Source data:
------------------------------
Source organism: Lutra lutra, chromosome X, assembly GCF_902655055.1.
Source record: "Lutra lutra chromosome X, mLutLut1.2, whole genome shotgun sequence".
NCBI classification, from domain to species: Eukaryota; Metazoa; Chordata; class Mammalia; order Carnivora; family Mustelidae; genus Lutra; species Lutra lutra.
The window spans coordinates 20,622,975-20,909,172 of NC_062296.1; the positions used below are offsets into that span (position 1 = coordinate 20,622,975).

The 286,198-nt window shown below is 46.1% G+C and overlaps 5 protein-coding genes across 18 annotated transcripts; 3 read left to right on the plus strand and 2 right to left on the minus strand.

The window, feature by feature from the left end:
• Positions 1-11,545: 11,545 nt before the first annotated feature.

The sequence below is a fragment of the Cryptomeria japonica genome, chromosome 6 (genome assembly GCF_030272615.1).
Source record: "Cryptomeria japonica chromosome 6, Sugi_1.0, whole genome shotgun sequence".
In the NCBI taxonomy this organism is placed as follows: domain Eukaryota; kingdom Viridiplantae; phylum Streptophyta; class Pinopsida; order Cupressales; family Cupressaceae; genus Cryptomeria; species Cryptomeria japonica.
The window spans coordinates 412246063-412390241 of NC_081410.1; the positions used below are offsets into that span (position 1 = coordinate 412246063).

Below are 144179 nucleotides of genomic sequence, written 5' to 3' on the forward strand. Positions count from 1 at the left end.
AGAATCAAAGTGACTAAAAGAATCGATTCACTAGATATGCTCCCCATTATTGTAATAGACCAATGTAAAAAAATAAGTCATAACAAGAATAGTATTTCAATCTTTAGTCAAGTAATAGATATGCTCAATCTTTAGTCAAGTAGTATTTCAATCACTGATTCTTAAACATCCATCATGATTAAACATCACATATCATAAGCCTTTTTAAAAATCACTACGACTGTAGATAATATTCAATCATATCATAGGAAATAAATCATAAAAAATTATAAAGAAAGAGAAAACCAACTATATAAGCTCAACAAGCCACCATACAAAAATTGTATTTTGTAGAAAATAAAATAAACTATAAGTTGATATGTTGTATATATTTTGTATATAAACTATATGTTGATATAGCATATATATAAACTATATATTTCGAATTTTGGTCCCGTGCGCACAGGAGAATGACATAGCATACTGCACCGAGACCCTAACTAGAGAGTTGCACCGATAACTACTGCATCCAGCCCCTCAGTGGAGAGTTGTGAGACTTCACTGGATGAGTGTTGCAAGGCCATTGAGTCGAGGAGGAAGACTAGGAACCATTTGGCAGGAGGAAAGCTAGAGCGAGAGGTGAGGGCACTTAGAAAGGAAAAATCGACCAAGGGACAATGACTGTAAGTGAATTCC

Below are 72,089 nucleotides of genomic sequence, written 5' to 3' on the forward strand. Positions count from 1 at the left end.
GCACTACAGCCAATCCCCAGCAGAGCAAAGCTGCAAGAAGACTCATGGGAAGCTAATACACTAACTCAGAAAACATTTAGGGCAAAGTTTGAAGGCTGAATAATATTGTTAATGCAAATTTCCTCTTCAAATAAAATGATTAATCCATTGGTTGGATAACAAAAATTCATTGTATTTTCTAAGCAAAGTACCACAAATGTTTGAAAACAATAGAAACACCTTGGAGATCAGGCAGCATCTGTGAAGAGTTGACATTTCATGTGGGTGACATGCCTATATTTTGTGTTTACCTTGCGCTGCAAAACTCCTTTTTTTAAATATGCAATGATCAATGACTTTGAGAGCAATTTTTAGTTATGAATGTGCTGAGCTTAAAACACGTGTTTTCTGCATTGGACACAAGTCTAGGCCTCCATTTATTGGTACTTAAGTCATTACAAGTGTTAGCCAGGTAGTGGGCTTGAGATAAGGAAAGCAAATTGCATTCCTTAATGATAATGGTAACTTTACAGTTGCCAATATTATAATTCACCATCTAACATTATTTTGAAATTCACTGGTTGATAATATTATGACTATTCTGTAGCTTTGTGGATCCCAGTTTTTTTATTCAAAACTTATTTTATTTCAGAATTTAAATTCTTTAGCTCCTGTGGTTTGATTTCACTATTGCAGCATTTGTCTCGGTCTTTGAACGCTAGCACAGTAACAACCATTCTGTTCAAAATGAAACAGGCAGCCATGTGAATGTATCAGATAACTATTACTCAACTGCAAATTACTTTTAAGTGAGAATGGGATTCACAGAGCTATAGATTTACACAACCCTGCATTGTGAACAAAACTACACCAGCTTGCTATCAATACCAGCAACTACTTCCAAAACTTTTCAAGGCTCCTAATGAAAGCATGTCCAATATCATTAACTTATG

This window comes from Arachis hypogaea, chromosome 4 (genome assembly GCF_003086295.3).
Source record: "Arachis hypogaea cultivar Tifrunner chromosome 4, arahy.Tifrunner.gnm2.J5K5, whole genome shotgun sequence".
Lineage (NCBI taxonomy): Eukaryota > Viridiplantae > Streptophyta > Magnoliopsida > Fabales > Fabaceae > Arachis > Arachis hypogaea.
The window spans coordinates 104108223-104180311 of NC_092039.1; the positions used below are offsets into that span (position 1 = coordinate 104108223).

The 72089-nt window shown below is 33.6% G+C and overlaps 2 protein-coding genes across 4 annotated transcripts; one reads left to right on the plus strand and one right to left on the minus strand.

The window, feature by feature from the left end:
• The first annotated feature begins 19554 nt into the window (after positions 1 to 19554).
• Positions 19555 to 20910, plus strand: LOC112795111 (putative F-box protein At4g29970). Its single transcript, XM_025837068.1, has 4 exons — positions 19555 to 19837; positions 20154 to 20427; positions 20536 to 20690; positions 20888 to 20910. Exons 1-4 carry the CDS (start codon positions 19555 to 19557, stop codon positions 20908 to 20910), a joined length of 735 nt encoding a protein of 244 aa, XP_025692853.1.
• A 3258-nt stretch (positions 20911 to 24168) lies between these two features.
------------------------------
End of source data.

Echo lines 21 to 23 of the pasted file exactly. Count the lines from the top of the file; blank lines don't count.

The window, feature by feature from the left end:
• The first annotated feature begins 19554 nt into the window (after positions 1 to 19554).
• Positions 19555 to 20910, plus strand: LOC112795111 (putative F-box protein At4g29970). Its single transcript, XM_025837068.1, has 4 exons — positions 19555 to 19837; positions 20154 to 20427; positions 20536 to 20690; positions 20888 to 20910. Exons 1-4 carry the CDS (start codon positions 19555 to 19557, stop codon positions 20908 to 20910), a joined length of 735 nt encoding a protein of 244 aa, XP_025692853.1.